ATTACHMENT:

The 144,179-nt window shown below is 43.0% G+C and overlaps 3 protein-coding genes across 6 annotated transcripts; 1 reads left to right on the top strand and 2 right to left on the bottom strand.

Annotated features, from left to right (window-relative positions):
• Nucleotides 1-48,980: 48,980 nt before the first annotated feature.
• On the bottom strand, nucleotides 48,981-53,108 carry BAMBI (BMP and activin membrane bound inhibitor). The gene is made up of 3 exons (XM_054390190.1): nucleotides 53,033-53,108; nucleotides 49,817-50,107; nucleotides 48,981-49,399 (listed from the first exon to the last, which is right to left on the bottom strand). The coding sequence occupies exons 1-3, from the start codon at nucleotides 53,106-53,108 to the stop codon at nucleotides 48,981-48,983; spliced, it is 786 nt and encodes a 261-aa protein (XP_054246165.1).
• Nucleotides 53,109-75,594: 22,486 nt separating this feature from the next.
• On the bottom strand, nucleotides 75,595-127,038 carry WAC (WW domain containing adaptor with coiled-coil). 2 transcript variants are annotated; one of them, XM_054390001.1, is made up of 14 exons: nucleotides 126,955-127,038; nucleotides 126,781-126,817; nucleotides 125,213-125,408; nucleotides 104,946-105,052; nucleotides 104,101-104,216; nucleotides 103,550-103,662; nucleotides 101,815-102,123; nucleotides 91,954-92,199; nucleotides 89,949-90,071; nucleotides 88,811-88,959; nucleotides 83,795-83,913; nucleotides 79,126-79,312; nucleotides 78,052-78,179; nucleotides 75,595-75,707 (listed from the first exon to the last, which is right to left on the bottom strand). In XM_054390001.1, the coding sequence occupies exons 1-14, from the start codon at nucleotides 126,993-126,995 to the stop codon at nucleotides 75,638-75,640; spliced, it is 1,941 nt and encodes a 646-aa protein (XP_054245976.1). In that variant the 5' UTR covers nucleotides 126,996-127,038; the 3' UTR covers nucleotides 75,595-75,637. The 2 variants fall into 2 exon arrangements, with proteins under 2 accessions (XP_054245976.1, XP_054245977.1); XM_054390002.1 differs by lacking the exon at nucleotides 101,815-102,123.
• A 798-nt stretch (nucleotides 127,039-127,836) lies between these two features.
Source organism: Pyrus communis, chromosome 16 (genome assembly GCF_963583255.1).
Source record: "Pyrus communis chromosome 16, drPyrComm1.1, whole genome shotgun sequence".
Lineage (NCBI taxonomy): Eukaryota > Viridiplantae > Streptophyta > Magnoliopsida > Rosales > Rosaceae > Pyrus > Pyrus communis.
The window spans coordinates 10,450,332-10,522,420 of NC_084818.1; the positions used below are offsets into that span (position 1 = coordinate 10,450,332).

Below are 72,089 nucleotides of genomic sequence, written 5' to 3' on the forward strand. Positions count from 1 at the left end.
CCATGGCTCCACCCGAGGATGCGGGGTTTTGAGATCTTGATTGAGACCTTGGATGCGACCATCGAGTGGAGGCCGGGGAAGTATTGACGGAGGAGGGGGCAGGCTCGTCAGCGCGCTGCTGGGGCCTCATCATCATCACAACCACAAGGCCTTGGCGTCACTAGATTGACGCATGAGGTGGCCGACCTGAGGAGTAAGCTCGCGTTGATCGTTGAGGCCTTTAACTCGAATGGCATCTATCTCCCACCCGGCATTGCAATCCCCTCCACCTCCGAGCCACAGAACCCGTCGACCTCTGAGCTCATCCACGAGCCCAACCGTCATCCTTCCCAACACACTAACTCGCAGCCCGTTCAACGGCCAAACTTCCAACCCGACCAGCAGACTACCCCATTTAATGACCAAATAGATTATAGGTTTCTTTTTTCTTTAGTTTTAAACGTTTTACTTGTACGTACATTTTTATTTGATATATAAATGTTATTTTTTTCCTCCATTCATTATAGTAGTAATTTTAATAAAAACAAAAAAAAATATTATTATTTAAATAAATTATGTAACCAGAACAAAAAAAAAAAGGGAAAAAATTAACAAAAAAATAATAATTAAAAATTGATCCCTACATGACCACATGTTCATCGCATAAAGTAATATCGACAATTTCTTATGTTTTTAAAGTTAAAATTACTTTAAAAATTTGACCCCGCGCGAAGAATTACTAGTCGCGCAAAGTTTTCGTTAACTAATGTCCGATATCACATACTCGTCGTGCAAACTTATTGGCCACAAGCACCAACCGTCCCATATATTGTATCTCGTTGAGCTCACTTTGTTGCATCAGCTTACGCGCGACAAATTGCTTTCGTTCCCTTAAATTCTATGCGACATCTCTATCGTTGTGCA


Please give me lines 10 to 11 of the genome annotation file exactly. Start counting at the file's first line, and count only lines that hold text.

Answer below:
Lineage (NCBI taxonomy): Eukaryota > Viridiplantae > Streptophyta > Magnoliopsida > Rosales > Rosaceae > Pyrus > Pyrus communis.
The window spans coordinates 10,450,332-10,522,420 of NC_084818.1; the positions used below are offsets into that span (position 1 = coordinate 10,450,332).